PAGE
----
For the purposes of the following example (Example 2), we will assume the same fact pattern as above, except for the following:

  • Actual annual cash outflows for the year ended 30 June 2023 are $7,500
  • At 30 June 2023, BDO Pet Insurance Ltd assumes the cash outflows for financial year ended 30 June 2024 will be $7,500, but actual outflows for the year are only $7,100
  • The discount rate decreases to 4% per annum in the year ended 30 June 2023
  • At 30 June 2023, BDO Pet Insurance Ltd assumes the discount rate for the year ended 30 June 2024 will be 4%, and this assumption proves to be correct, and
  • The risk adjustment for non-financial risk reduces to 4% of the present value of the expected cash outflows during the year ended 30 June 2023, and is assumed to remain at this level for the remainder of the coverage period. This assumption also proves to be correct.

Based on the foregoing information, BDO Pet Insurance Ltd measures the portfolio of pet insurance policies on initial recognition as follows:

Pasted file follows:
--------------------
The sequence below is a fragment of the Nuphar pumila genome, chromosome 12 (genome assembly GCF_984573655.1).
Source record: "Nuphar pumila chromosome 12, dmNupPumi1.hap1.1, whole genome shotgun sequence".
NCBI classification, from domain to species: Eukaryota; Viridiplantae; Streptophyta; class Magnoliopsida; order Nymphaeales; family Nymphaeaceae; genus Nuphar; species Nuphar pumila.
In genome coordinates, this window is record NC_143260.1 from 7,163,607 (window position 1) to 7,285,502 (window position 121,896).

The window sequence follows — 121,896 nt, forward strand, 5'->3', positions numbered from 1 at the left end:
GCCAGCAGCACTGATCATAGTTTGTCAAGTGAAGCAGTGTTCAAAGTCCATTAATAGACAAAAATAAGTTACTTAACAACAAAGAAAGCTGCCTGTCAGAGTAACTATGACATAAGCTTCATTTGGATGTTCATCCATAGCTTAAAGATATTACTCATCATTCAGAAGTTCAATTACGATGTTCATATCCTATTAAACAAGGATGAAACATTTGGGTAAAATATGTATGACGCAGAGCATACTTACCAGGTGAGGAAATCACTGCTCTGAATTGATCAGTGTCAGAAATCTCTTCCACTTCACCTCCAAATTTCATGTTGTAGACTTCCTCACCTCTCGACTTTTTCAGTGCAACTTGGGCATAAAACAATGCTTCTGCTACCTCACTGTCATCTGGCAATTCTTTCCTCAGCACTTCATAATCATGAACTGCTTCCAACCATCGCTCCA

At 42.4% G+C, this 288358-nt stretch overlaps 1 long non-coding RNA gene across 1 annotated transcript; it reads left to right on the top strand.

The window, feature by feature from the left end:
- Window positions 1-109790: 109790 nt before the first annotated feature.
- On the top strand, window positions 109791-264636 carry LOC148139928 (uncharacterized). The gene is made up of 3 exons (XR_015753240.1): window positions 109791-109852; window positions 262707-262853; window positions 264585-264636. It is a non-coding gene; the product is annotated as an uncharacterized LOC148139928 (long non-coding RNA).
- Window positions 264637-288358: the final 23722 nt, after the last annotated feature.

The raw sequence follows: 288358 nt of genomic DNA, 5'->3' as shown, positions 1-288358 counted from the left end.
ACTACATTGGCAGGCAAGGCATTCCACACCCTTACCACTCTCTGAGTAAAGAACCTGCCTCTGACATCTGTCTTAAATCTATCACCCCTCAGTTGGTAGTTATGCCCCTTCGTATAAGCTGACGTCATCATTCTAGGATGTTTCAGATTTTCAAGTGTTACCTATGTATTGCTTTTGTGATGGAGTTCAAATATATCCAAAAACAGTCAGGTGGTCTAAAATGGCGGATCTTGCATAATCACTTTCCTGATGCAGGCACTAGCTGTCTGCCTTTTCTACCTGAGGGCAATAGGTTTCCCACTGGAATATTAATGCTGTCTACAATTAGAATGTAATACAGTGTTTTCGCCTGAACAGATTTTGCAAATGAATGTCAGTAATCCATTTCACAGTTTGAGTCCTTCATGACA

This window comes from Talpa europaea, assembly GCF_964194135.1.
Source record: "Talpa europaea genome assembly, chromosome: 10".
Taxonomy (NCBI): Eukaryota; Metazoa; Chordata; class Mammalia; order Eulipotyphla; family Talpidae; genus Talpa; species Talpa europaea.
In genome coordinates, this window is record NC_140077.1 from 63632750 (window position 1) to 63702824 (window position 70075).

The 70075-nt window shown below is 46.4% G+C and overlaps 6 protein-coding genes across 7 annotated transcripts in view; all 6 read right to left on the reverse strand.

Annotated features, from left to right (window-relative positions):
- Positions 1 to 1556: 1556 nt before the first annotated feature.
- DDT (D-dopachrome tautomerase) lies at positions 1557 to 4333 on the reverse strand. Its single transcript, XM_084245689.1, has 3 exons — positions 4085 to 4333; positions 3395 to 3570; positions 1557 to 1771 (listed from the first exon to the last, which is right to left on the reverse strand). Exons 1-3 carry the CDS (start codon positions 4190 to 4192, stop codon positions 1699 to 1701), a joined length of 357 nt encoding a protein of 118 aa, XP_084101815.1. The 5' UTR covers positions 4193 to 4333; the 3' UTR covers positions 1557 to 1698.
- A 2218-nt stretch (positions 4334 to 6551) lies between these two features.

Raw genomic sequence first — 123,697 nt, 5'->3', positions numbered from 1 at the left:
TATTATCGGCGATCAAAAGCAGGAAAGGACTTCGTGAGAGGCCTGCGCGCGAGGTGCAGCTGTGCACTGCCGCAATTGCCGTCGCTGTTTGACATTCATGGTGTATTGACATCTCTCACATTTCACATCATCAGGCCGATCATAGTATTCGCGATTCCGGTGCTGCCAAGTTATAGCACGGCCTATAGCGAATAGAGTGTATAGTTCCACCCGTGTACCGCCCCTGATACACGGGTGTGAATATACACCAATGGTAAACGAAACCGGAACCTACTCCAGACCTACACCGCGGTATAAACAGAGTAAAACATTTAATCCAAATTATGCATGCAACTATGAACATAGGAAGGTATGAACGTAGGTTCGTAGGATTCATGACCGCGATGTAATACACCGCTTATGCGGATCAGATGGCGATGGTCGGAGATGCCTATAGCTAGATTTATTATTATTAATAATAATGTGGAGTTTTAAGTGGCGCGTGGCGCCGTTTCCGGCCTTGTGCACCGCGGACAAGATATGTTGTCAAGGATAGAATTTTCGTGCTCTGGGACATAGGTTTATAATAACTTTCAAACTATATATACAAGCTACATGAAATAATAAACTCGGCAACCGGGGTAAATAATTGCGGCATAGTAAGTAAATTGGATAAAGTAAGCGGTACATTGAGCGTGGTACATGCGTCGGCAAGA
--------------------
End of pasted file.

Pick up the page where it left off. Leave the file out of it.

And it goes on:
Table 1

From Example 1 $
Estimate of the present value of future cash inflows (25,735)
Estimate of the present value of future cash outflows 19,063
Estimate of the present value of future (net) cash flows (6,672)
Risk adjustment for non-financial risk 953
Fulfilment cash flows (5,719)
Contractual service margin 5,719
Insurance contract (asset)/liability on initial recognition 0

As BDO Pet Insurance Ltd’s assumptions at the commencement of the insurance contracts hold for the first year of the insurance contracts, the entity would measure the insurance contracts for the year ended 30 June 2022 as follows: 

Table 2

Year ended 30 June 2022 Estimates of the present value of future cash flows ($) Risk adjustment for non-financial risk ($) Contractual service margin ($) Insurance contract (asset)/ liability ($)
Opening balance – (asset)/liability 0 0 0 0
Changes related to future service: new insurance contracts (6,672) 953 5,719 0
Cash inflows 9,000 0 0 9,000
Insurance finance expenses 953 48 286 1,287